In a recent Harvard Business Review, Joerg Esser distills the era we live in: “It hardly needs to be said, but we live in uncertain times. The COVID-19 pandemic, the war in Ukraine, the reshuffling of supply chains and capital structures — the past few years have seen unprecedented disruptions, and the turmoil shows little sign of letting up any time soon. Challenges abound, and companies are finding it nearly impossible to plan for the future. Such a volatile environment requires a new approach to devising strategy.”
The question is, what is a CIO to do? How can they help their business become an adaptable organization that can create an appropriate corporate future?
Creating Strategy and Planning for the Future
CIOs repeatedly have told me that the pandemic caused them to shift gears. Yet the crisis represented an opportunity to connect better with the rest of the business, to do a better job at continuity planning, to build plans that were more resilient, and to pursue smaller, quicker projects with clear and tangible business impacts.
CIO Paige Francis says, “Being successful today starts by reinforcing how important it is to develop a strategy aimed at future-proofing the business and its technology. There is no rest for the wicked in technology leadership these days. Today, CIOs need to use their newfound credibility as leverage to help their organization improve.”
New Zealand CIO Anthony McMahon adds, “The pandemic made businesses realize technology is not something they can ignore if they want to remain productive.” Analyst Jack Gold adds, “It is important that CIOs not be married to one idea or way of doing business. They can no longer pursue investment without regard to what's going on around their organization. Isolation and blinders are not a good business strategy. It's always been a challenge to plan for the future as there are many diversions that come along. Most organizations believe they can produce a three- or five-year plan and be done, when in truth it needs constant updating. The pandemic proved this in spades!”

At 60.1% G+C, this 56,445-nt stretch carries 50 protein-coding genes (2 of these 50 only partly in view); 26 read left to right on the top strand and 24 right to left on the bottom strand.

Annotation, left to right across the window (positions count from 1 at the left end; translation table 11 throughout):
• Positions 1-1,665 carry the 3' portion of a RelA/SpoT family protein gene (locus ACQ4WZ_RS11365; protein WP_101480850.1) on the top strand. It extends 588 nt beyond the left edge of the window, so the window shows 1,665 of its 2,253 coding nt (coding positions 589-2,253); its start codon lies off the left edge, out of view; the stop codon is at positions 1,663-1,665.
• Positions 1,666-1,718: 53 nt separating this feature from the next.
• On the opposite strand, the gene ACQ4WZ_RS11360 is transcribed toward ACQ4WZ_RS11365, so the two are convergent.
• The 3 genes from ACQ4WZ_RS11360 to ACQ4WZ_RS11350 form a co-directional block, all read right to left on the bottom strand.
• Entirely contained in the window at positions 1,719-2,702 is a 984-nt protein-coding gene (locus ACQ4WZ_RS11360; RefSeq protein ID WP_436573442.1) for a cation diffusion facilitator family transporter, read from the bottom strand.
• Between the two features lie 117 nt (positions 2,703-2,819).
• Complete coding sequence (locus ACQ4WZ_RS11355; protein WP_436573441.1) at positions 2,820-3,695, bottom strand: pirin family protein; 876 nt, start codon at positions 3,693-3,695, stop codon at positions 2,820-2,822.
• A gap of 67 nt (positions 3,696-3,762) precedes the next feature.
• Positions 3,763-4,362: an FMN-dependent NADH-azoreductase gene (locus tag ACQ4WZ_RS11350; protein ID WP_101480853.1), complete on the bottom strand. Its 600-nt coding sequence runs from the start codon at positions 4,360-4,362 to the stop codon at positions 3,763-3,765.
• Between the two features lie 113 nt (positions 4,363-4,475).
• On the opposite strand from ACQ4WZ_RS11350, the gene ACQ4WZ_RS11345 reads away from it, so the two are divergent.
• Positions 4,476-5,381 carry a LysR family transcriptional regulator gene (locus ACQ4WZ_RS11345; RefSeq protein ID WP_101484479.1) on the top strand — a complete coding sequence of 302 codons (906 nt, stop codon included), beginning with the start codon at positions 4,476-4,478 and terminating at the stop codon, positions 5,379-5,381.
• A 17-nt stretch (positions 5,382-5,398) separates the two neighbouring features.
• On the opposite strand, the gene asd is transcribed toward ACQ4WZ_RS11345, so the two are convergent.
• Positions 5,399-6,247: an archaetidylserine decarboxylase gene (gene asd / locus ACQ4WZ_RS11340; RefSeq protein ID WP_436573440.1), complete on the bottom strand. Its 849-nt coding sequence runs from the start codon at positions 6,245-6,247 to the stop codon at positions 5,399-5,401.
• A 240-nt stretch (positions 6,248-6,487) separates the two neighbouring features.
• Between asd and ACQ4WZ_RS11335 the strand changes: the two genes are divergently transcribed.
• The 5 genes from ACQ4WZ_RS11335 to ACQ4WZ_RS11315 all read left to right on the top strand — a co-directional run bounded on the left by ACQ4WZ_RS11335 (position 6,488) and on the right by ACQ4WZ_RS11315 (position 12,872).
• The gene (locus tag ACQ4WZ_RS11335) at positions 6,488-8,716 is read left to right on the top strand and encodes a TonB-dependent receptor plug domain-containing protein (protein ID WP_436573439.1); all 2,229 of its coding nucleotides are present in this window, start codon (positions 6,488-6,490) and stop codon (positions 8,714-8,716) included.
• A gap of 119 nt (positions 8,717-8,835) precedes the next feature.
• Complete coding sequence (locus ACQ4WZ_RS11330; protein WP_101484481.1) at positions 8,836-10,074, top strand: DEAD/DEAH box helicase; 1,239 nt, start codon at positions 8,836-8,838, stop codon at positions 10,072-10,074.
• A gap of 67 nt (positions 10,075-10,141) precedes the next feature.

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Getting Business Leaders to Think About Opportunity
University of Michigan CIO Carrie Shumaker argues that, “It is important organizations get back to the basics of their corporate value proposition. What do you offer? To whom? Why is it a good value, and is there anything in today’s environment that could make it an even better value?”
To do this CIO Jim Russell says, “CIOs need to refill the empty buckets of trust that were used to put out the COVID fire.” Clearly, CIOs should advance IT’s credibility by utilizing the opportunity that is in front of their businesses. As a part of this process, Gold says something important: “When IT is seen as a business driver rather than a service organization, then all kinds of positive business outcomes happen!”
In terms of planning approaches, McMahon says, “Simple tools like SWOT and PESTLE can help bring people out of the weeds and look forwards.”
Summarizing the problems, analyst Dion Hinchcliffe claims, “The challenge is that uncertainty/continuity vs. opportunity are two very different business mindsets. It's proven extraordinarily hard for many a CIO to balance both well. Each tail tends to wag the other. At the end of the day, worries about risk often kill innovation. One reason that innovation in IT is gaining the upper hand is the growing board and C-Suite understanding that digital trends tend to have a strong 'winner takes all' outcome in the local landscape. It is time seize opportunities and own them.”
To explain the difficulties of reactive or inactive business strategies, Dion shared the Red Queen and Network Effects. In the Red Queen effect, digital ecosystems constantly adapt, evolve and proliferate not merely to gain market advantage, but also to survive while pitted against ever evolving opposing competitors in an ever-changing environment. The network effect reflects the impact one user of a good or service has on the value of that product to other people. When a network effect is present, the value of a product or service is dependent upon the number of others using the product or service.
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Helping Their Organization Imagine What They Can Do for Customers